There’s no question that allowing state retirees to stay eligible for enrollment in the state health plan is an expensive benefit. But it’s long been regarded as an incentive for people who might otherwise seek employment in the private sector to remain with the state: the combination of a decent pension with health benefits in retirement beats a larger salary in the private world that’s without that pension or partial health care benefits.
It is not a bad case to make, especially when the greater security of a state job is factored into the mix.
It’s also true that entitlements are expensive, in the billions of dollars, and that if the state continues the health and retirement benefits as they stand there will come a day when the General Assembly would have to infuse the benefits program with many millions of dollars.
And yes, as private companies trim benefits, which many are, the state benefits look all the better.
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So much better that Sen. Andy Wells of Hickory, a Republican, is one sponsor of a bill to make changes to the state’s retirement benefits for the purpose, he and others say, of keeping the benefits plan solvent.
But before Wells and others start to design drastic changes to the benefits that would dramatically reduce them, State Treasurer Dale Folwell, who oversees the benefits for state workers and retirees, needs to produce all current figures and come forth with specific suggestions of his own. This is not a business to leave to elected representatives. Wells, for example, wants to have new workers, hired after July 2018, go to a 401(k) plan for which there would be some state match, but no fixed pension based on years of service. And they would not be eligible for the state health plan after their retire.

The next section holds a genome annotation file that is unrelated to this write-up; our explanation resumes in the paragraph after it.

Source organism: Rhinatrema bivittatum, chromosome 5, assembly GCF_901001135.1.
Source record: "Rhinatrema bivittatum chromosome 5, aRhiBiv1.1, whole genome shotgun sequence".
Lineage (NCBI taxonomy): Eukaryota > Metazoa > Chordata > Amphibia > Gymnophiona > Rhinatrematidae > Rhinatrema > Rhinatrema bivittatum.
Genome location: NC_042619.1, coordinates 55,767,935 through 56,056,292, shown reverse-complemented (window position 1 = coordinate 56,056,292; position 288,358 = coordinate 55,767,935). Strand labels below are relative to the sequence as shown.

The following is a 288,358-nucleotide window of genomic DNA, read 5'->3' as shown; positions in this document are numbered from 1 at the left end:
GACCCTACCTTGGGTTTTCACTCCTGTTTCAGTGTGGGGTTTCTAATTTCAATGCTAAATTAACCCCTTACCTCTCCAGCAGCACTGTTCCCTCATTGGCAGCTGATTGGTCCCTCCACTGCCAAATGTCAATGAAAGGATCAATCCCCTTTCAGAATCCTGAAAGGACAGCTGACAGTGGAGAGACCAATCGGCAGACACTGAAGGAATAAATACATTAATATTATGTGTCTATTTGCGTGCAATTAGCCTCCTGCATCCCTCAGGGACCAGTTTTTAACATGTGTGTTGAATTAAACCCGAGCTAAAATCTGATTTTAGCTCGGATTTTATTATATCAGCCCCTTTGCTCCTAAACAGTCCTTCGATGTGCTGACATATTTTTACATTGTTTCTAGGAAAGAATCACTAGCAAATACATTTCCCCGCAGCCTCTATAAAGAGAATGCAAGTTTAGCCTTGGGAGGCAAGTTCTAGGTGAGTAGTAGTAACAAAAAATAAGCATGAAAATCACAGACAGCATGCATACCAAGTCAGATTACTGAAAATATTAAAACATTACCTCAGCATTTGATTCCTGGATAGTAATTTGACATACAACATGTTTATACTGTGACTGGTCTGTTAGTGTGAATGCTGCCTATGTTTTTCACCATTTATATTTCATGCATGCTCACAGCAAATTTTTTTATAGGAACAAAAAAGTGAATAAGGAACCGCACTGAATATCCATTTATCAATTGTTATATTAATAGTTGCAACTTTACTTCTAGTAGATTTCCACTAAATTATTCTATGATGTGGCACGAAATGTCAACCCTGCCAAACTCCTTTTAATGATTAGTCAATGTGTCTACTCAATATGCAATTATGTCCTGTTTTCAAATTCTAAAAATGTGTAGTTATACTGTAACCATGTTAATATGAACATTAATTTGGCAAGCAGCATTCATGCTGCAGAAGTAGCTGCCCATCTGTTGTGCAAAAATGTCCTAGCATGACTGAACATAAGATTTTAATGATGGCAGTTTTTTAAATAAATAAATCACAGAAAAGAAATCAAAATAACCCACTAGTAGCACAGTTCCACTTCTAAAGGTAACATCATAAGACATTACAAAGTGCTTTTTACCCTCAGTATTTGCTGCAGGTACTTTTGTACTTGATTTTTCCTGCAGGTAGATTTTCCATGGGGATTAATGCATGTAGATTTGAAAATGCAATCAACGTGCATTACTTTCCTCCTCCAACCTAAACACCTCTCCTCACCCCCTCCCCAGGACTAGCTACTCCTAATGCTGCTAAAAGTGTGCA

In his campaign, Folwell talked a lot about the benefits plans and how they were in jeopardy if allowed to go unchanged, and how he wanted to reconfigure the plans to ensure their long-term viability.
That’s all fine, but Folwell as treasurer is in a different position than Folwell the candidate, on the outside looking in. He should be the one gathering all data on the benefits plans, presenting exactly what reasonable projected costs are and without the partisan filter of a statewide campaign. The pension plan, for example, has always been touted as sound. Former Treasurer Janet Cowell issues a statement before leaving office that had it ranked as the third strongest in the country, over 90 percent funded, with the national median being 68 percent.
It’s true the health plan in its current form is a challenge, and one that needs to be addressed. But Folwell is the one to come forward with specifics, not legislators.